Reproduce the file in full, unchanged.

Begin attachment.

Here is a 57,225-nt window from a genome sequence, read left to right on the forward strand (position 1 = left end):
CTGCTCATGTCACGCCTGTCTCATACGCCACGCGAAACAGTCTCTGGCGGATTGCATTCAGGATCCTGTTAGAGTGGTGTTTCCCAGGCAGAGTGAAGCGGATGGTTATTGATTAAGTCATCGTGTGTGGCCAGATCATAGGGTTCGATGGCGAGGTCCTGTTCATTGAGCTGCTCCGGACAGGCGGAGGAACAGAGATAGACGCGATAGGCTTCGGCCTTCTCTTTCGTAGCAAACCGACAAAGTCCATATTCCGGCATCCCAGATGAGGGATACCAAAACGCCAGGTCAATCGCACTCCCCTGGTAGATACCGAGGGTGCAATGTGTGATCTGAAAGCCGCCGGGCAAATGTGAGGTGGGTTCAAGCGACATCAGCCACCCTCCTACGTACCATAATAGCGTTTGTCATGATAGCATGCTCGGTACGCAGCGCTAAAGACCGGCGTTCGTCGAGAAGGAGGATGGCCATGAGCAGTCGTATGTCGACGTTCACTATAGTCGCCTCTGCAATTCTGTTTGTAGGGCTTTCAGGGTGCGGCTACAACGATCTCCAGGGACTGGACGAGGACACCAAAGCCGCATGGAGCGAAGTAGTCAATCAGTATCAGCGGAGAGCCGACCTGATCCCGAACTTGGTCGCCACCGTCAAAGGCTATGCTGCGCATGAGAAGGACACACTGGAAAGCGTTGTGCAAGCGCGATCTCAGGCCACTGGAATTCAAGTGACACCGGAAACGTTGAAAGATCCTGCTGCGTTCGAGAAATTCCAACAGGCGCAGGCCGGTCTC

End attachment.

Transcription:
Here is a 57,225-nt window from a genome sequence, read left to right on the forward strand (position 1 = left end):
CTGCTCATGTCACGCCTGTCTCATACGCCACGCGAAACAGTCTCTGGCGGATTGCATTCAGGATCCTGTTAGAGTGGTGTTTCCCAGGCAGAGTGAAGCGGATGGTTATTGATTAAGTCATCGTGTGTGGCCAGATCATAGGGTTCGATGGCGAGGTCCTGTTCATTGAGCTGCTCCGGACAGGCGGAGGAACAGAGATAGACGCGATAGGCTTCGGCCTTCTCTTTCGTAGCAAACCGACAAAGTCCATATTCCGGCATCCCAGATGAGGGATACCAAAACGCCAGGTCAATCGCACTCCCCTGGTAGATACCGAGGGTGCAATGTGTGATCTGAAAGCCGCCGGGCAAATGTGAGGTGGGTTCAAGCGACATCAGCCACCCTCCTACGTACCATAATAGCGTTTGTCATGATAGCATGCTCGGTACGCAGCGCTAAAGACCGGCGTTCGTCGAGAAGGAGGATGGCCATGAGCAGTCGTATGTCGACGTTCACTATAGTCGCCTCTGCAATTCTGTTTGTAGGGCTTTCAGGGTGCGGCTACAACGATCTCCAGGGACTGGACGAGGACACCAAAGCCGCATGGAGCGAAGTAGTCAATCAGTATCAGCGGAGAGCCGACCTGATCCCGAACTTGGTCGCCACCGTCAAAGGCTATGCTGCGCATGAGAAGGACACACTGGAAAGCGTTGTGCAAGCGCGATCTCAGGCCACTGGAATTCAAGTGACACCGGAAACGTTGAAAGATCCTGCTGCGTTCGAGAAATTCCAACAGGCGCAGGCCGGTCTC